I caught Chicago free jazz crew Tiger Hatchery at Seattle's best show so far this year (they shared the bill with an amazingly free and melodic set by Wally Shoup and Don Berman (dude's got one of the coolest drumming styles I've ever seen,) Jason E. Anderson (Brother Raven) did live analog modular processing of saxophonist Wilson Shook and Panabrite closed the night with deep synth vibes.) The Hatchery blew the roof off the place, still one of the most intense, relentlessly energetic jazz ensembles I've ever encountered. Dudes were all super nice too, I complimented Andrew Michael Young on his solo Catholic Tape and I was pleasantly met with news of a second tape to be released in the future. Ben Billington also gave me his recent tape as Quicksails on Deception Island, another sweet entry in his unique percussion-inspired solo synthery. While I was there I obviously clutched a bounty of proper Tiger Hatchery stuff too: an insanely good one-sided LP on Pizza Night, a cassette on Baked Tapes, the best bang for the buck, with a live set on each side, and a split 7inch split with rock band Lechuguillas (who they modestly stated delivered the better side; modesty is great and all but please allow me to disagree, Tiger Hatchery.) Killer band, if you missed their tour, well, that was dumb.
More killer Chicago shit (is there something in the beer over there?) Running's self-titled 45rpm LP on Permanent. A wailin' and wall-shakin' Chicago noise rock record. Sloshed, uptempo Jesus Lizard-on-amphetamines gnarlyisms. Some of the cuts barely qualify as songs and others drop the catchiest riffs and most inept drum solos in ten counties, all the while feedback bleeds all over the record even between its 13 tracks. There is no silence on this record! Awesome. Check this band out already!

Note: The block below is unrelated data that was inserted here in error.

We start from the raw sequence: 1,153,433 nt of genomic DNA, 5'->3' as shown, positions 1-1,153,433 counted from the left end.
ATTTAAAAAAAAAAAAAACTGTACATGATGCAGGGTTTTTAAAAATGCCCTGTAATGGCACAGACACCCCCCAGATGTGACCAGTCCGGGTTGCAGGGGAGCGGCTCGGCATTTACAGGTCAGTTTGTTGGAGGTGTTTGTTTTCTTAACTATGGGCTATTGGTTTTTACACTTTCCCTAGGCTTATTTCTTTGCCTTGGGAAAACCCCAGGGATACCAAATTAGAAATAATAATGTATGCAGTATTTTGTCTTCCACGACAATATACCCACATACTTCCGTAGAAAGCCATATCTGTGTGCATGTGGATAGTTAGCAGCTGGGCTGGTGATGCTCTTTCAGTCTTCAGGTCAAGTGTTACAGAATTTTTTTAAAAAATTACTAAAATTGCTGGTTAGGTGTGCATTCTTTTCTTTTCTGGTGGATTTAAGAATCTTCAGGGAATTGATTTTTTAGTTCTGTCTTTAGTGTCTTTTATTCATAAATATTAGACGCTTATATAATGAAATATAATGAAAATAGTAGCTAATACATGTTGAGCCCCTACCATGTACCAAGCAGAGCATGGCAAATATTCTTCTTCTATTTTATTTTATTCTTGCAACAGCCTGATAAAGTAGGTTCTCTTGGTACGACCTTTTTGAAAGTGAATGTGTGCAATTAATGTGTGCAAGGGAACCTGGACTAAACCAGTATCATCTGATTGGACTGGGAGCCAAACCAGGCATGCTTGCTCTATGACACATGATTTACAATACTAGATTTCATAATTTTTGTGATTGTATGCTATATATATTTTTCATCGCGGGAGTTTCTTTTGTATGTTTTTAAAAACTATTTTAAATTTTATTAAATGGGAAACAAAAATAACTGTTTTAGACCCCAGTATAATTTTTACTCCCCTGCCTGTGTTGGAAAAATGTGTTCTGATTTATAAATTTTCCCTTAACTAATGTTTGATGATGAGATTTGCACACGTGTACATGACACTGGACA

Speaking of silence, I gotta talk about this new Rale LP on Isounderscore. First of all, fuck. Have you seen this record? Like for real seen it in person? If you haven't, you won't be able to begin to understand what I'm talking about. Seeing a picture of the jacket online will give you an idea of what it looks like but make no mistake, the record in person is simply gorgeous. It's so simple, so elegant and just perfect. Kudos to Brandon Nickels's design work. As far as the sounds go they are quite stately as well. Rale aka Bill Hutson has created quite a fantastic drone record; one that does not lull (or dull) you into submission with constancy or repetition but it instead breathes. Hutson constructs it meticulously to move through stretches of sculpted sounds and pure silence seamlessly. I just got this and can tell it's a good one. I am looking forward diving in many more times.
"Meticulous construction" and Sightings are two terms that I've never really thought about together until now. "Now" being since I got Future Accidents the latest LP by Sightings, released by Our Mouth. This is the best Sightings record I have heard. It's got all the good things about Sightings but revamped into a more studied, cerebral brand of noise rock. The side-length track "Public Remains" on the B-side (which features help from Pat Murano) could pass for (or in fact is rather) an excellent example of modern abstract composition. It's dense and complex stuff but immediately listenable. Really outstanding work. Shahin Motia and Kid Millions engineered this record which reminds me when are Ex Models gonna drop another record?